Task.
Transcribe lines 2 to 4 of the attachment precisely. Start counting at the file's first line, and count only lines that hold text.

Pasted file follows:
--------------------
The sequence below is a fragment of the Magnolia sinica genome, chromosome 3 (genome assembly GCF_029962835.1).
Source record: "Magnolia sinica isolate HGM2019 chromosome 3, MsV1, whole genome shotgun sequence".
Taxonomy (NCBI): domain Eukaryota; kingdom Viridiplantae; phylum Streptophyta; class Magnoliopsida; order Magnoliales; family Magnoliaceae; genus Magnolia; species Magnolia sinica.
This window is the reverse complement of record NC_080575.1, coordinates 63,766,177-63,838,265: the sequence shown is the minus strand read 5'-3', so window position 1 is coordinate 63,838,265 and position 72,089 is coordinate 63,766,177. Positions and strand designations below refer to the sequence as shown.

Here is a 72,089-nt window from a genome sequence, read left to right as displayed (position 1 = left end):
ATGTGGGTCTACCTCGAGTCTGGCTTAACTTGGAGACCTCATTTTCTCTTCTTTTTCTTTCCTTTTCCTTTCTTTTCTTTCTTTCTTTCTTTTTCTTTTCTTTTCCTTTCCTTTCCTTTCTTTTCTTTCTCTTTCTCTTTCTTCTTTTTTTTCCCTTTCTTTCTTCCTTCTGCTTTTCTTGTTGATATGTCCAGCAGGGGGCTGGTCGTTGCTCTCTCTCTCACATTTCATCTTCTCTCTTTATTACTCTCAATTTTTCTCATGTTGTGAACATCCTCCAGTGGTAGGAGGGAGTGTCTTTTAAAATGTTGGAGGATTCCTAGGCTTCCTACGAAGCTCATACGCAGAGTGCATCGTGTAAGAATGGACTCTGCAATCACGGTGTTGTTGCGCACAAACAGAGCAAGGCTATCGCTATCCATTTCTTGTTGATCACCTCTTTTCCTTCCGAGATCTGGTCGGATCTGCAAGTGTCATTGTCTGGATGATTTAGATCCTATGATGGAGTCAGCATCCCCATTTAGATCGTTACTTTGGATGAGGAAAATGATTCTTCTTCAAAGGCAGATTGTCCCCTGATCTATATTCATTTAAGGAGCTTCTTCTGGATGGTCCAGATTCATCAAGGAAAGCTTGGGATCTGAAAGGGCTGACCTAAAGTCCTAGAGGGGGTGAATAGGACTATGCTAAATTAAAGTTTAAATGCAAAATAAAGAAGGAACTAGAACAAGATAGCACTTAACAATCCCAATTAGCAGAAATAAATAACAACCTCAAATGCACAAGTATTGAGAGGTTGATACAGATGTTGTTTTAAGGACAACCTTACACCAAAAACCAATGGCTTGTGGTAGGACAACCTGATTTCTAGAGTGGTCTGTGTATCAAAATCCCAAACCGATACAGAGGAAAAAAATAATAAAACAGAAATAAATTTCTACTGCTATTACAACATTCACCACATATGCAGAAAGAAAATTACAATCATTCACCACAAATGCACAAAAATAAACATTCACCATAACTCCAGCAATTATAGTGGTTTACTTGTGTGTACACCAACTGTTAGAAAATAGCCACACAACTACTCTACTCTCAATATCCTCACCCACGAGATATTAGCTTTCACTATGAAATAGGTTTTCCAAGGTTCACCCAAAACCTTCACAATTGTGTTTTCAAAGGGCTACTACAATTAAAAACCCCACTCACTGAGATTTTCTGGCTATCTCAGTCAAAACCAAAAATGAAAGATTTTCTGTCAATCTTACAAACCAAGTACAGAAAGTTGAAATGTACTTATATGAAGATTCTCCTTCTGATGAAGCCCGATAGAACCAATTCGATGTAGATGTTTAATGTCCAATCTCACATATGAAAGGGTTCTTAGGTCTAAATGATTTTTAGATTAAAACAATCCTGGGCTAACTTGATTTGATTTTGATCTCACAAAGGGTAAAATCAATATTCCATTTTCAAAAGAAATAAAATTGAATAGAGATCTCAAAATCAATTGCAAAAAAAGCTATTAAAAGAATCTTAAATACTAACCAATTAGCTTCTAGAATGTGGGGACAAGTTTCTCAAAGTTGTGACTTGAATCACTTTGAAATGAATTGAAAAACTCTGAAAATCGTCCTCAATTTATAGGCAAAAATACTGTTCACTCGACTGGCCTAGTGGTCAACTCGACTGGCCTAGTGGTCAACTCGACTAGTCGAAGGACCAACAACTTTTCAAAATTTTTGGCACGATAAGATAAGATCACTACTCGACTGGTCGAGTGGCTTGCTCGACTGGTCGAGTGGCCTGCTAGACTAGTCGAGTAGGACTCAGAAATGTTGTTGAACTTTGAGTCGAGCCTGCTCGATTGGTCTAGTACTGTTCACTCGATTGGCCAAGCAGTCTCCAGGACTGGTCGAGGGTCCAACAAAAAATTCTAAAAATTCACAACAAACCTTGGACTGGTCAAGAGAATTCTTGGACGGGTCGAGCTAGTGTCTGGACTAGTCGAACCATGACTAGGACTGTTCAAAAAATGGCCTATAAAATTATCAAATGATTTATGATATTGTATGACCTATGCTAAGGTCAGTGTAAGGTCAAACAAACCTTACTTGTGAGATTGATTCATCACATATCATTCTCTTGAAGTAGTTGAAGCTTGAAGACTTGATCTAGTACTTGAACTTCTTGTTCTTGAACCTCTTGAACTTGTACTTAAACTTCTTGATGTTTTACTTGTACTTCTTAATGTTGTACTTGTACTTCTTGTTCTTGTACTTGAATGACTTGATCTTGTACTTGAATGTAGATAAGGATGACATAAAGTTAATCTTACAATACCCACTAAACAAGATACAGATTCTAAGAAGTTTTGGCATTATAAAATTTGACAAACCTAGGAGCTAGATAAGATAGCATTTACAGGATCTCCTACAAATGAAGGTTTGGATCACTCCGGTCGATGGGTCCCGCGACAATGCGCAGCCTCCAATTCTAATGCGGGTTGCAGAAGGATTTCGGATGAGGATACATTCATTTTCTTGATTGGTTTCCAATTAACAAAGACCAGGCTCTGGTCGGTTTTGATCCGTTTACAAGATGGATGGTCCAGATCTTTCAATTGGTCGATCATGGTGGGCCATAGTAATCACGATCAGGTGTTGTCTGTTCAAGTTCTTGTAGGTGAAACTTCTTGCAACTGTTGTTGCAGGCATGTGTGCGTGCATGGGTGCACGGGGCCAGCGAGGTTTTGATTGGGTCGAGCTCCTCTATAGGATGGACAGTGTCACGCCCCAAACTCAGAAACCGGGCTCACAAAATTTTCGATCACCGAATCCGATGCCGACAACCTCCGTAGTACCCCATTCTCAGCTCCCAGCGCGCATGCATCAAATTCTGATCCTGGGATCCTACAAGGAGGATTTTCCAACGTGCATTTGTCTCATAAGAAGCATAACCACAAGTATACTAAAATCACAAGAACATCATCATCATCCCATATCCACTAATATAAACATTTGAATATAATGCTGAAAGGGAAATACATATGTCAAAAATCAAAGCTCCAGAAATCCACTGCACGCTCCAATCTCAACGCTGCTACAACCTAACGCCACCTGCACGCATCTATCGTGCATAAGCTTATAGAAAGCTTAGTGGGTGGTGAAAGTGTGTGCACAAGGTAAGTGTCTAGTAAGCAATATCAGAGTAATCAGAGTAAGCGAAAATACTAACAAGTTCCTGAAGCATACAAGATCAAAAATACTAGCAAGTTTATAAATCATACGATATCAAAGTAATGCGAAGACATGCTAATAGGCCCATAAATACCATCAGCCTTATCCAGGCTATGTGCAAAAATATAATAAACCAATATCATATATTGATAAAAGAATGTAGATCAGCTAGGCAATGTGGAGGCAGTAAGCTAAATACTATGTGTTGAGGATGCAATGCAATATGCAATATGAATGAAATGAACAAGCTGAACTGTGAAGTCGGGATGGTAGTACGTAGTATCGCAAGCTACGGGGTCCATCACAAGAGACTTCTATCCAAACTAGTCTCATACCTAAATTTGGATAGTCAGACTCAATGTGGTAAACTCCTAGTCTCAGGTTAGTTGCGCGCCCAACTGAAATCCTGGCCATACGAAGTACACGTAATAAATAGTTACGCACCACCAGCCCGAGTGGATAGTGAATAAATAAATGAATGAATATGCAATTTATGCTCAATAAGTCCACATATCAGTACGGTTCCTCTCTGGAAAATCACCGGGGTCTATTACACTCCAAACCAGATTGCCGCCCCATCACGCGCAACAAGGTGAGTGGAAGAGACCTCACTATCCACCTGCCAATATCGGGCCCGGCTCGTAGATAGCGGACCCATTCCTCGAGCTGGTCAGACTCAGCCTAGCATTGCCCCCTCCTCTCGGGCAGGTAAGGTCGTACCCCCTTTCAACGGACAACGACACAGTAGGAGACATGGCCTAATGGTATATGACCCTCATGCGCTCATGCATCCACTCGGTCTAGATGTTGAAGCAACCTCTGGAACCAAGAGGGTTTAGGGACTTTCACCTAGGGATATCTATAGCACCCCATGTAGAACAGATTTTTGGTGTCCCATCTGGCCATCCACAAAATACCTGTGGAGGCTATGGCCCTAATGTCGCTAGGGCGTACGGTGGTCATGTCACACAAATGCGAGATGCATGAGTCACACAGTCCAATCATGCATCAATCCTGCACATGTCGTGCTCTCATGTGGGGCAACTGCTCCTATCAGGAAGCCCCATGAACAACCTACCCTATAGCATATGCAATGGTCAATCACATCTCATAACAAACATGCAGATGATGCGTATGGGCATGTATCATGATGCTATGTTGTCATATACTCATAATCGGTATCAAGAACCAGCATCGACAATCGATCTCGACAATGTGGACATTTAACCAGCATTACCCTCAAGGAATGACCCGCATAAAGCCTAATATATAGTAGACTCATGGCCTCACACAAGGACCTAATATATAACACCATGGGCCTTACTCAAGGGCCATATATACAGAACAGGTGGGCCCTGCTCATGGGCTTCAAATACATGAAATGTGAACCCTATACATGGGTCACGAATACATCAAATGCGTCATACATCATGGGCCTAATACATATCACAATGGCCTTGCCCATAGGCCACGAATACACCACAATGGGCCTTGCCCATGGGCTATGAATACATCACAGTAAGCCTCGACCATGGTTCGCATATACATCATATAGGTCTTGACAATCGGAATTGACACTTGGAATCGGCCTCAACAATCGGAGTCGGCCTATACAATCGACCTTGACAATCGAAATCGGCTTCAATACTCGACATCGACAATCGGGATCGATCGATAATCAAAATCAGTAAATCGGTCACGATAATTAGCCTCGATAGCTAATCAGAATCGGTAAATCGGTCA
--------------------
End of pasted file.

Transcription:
Source record: "Magnolia sinica isolate HGM2019 chromosome 3, MsV1, whole genome shotgun sequence".
Taxonomy (NCBI): domain Eukaryota; kingdom Viridiplantae; phylum Streptophyta; class Magnoliopsida; order Magnoliales; family Magnoliaceae; genus Magnolia; species Magnolia sinica.
This window is the reverse complement of record NC_080575.1, coordinates 63,766,177-63,838,265: the sequence shown is the minus strand read 5'-3', so window position 1 is coordinate 63,838,265 and position 72,089 is coordinate 63,766,177. Positions and strand designations below refer to the sequence as shown.